|The Crow Bee dusted in Sunflower pollen. Source: Sam Droege, UCGS.|
Foragers are typically weakened by three weeks of "backbreaking" labor. A weak bee will be eaten by predators — wasps love weak bees! — or find themselves unable to continue on a long flight, dying away from the hive. Bees rely on glycogen stores in their fat bodies to provide energy for their flight muscles. This is laid down during their larval and young adult life stages, but not continually added to at a sufficient rate when foraging. As a result, they 'run out of fuel' while foraging and become unable to fly. Death then occurs usually through a secondary medium (predation, hypothermia, starvation, etc.).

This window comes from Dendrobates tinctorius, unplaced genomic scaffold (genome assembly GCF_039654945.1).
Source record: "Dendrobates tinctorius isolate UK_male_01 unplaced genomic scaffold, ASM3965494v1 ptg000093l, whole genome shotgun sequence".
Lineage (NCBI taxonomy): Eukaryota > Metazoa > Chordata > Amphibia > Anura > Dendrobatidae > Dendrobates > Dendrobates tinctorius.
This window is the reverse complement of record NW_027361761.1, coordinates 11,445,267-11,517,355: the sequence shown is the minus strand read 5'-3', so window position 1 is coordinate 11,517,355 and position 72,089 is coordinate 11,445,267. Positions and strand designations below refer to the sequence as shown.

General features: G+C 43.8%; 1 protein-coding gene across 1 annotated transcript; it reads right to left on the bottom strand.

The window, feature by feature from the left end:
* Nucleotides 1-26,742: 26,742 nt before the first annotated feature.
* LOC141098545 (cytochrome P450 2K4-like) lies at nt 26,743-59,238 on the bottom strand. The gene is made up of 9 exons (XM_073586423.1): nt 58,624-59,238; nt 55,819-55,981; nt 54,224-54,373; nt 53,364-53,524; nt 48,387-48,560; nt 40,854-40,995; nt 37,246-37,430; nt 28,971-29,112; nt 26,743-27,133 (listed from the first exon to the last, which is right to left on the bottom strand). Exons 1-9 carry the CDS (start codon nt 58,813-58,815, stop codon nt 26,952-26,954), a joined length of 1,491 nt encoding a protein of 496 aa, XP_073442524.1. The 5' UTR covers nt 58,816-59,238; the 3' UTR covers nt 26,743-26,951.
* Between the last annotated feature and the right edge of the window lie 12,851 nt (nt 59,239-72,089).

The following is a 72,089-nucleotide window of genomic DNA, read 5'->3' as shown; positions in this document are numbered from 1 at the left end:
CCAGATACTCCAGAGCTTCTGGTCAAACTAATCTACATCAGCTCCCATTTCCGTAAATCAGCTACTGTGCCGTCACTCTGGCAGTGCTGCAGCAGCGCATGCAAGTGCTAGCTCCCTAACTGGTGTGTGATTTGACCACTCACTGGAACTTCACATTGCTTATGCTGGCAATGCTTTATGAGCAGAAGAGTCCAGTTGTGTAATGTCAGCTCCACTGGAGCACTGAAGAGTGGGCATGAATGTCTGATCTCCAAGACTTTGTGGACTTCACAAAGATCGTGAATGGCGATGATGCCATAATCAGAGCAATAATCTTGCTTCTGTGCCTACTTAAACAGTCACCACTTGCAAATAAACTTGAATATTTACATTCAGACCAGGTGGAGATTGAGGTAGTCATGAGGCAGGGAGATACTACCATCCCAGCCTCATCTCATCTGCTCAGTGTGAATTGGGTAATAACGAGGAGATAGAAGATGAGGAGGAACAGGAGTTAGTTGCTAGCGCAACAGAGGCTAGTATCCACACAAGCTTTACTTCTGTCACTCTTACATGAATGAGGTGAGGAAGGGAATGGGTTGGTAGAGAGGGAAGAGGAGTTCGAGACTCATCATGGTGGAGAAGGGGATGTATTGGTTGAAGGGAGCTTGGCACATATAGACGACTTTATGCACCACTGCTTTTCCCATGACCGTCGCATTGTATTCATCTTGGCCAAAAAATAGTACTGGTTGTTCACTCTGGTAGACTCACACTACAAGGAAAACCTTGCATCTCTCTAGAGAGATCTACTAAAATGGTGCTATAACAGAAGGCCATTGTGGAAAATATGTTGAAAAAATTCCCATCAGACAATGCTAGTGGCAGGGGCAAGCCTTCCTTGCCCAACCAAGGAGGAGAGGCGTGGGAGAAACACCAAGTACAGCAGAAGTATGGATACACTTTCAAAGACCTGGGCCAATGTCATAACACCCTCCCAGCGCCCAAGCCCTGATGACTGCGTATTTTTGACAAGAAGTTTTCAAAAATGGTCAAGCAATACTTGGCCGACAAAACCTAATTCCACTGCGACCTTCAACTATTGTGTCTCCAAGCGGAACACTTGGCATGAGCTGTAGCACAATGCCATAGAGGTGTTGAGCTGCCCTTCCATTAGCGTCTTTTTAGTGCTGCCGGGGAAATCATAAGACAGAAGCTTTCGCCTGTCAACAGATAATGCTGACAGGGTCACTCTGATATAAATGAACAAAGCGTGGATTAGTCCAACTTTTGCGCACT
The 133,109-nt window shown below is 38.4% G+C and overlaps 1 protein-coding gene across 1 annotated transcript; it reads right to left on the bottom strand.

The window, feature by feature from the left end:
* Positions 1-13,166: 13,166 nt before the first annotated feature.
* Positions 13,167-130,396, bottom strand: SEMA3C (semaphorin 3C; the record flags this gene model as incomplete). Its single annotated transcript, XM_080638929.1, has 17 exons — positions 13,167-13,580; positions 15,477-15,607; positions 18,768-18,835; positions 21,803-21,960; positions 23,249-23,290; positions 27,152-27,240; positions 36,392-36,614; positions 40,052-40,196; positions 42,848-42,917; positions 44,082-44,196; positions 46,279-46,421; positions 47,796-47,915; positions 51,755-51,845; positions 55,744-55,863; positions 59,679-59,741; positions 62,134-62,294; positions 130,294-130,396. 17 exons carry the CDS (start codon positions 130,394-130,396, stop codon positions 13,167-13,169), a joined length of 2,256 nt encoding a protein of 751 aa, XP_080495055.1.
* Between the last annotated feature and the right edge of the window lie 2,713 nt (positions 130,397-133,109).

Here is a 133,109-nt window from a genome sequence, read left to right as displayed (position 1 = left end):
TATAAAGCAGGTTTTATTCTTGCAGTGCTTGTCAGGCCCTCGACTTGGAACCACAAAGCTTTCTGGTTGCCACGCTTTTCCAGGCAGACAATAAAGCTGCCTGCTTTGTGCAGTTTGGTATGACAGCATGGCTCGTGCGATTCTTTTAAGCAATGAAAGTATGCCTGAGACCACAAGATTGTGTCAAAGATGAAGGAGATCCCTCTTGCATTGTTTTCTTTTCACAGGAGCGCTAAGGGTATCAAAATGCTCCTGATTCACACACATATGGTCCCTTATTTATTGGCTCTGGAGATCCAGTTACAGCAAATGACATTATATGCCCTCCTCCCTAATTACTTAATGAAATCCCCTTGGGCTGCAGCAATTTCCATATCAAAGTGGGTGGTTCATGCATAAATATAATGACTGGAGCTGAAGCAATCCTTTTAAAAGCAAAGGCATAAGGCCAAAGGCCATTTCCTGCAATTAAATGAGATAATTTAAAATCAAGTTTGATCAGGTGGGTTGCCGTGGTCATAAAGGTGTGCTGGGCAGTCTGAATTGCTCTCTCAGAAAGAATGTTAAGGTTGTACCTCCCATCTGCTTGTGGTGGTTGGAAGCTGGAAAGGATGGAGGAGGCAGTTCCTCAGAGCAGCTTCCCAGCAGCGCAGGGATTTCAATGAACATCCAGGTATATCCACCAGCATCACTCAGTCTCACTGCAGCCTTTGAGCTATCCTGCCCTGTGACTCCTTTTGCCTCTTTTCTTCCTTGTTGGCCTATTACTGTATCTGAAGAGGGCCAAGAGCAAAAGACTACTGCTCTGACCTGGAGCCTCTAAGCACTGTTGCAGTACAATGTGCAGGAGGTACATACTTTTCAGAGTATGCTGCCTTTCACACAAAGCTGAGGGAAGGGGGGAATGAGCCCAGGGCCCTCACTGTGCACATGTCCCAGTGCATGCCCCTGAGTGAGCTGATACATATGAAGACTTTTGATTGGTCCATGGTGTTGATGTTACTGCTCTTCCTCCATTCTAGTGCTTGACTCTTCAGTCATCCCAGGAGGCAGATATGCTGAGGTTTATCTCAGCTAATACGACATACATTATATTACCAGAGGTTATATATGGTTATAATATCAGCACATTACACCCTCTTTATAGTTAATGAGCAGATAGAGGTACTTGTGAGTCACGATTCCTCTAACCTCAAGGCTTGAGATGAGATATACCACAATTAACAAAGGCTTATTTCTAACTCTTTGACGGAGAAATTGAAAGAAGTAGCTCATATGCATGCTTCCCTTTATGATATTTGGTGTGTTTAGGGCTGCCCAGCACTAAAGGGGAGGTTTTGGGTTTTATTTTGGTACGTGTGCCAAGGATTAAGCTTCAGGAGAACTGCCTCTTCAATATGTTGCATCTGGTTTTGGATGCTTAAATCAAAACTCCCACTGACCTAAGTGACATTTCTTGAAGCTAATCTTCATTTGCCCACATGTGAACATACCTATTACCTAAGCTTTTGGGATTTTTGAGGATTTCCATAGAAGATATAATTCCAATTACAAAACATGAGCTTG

Bees which do not fly, such as the queen or overwintering bees, can have lifespans of months or years — and foraging bees, which have become flightless, can be made to fly again for extended periods when artificially provided with glycogen.
In beekeeping, the term 'Hygienic bees' is used to refer top particular traits of a colony, colonies or lineage, where the bees perform more hygienic actions. This predominantly refers to self-cleaning, in relation to varroa. This often refers to certain stock that has originated in Russia, where bees had earliest exposure to varroa mites, and thus have had the longest to adapt to this parasite and begin to show 'hygienic' behaviors. However, in the most part it is something that has been selected for by bee breeders.
Bee hives on stands are more likely to leave dead bees lying around the outside of the hive but highly hygienic bees will carry the dead further away from the hive. (The primary source of disease transmission has little to do with how far the bees carry away the dead.)
If you want to explore just how truly beautiful bees can be, check out the high resolution images on the National Geographic. There's also a cool article on why honeycombs are hexagons.